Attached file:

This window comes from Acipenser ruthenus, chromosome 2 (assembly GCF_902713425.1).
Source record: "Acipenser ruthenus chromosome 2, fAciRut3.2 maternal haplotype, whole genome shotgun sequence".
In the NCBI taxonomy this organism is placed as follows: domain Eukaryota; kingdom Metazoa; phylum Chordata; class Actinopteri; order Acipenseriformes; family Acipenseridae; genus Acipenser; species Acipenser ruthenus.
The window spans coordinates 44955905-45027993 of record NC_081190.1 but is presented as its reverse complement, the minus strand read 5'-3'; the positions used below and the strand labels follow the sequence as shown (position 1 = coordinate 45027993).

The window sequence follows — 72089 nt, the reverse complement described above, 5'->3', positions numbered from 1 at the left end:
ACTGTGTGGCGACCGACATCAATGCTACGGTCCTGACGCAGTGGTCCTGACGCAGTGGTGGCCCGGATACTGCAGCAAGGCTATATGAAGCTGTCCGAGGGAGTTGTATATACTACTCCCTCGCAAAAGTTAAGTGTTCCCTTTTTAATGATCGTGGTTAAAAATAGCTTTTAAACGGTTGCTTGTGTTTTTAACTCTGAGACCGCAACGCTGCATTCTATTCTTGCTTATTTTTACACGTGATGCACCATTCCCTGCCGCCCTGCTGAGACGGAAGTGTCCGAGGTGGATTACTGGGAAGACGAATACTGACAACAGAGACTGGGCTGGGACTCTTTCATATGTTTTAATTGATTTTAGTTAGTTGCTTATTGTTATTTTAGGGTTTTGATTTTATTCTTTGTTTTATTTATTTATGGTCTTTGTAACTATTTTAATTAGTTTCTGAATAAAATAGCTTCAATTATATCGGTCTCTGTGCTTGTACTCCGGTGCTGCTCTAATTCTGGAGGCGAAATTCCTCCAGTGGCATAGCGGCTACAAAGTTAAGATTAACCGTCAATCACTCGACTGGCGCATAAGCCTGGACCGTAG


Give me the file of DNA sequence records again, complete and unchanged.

This window comes from Acipenser ruthenus, chromosome 2 (assembly GCF_902713425.1).
Source record: "Acipenser ruthenus chromosome 2, fAciRut3.2 maternal haplotype, whole genome shotgun sequence".
In the NCBI taxonomy this organism is placed as follows: domain Eukaryota; kingdom Metazoa; phylum Chordata; class Actinopteri; order Acipenseriformes; family Acipenseridae; genus Acipenser; species Acipenser ruthenus.
The window spans coordinates 44955905-45027993 of record NC_081190.1 but is presented as its reverse complement, the minus strand read 5'-3'; the positions used below and the strand labels follow the sequence as shown (position 1 = coordinate 45027993).

The window sequence follows — 72089 nt, the reverse complement described above, 5'->3', positions numbered from 1 at the left end:
ACTGTGTGGCGACCGACATCAATGCTACGGTCCTGACGCAGTGGTCCTGACGCAGTGGTGGCCCGGATACTGCAGCAAGGCTATATGAAGCTGTCCGAGGGAGTTGTATATACTACTCCCTCGCAAAAGTTAAGTGTTCCCTTTTTAATGATCGTGGTTAAAAATAGCTTTTAAACGGTTGCTTGTGTTTTTAACTCTGAGACCGCAACGCTGCATTCTATTCTTGCTTATTTTTACACGTGATGCACCATTCCCTGCCGCCCTGCTGAGACGGAAGTGTCCGAGGTGGATTACTGGGAAGACGAATACTGACAACAGAGACTGGGCTGGGACTCTTTCATATGTTTTAATTGATTTTAGTTAGTTGCTTATTGTTATTTTAGGGTTTTGATTTTATTCTTTGTTTTATTTATTTATGGTCTTTGTAACTATTTTAATTAGTTTCTGAATAAAATAGCTTCAATTATATCGGTCTCTGTGCTTGTACTCCGGTGCTGCTCTAATTCTGGAGGCGAAATTCCTCCAGTGGCATAGCGGCTACAAAGTTAAGATTAACCGTCAATCACTCGACTGGCGCATAAGCCTGGACCGTAG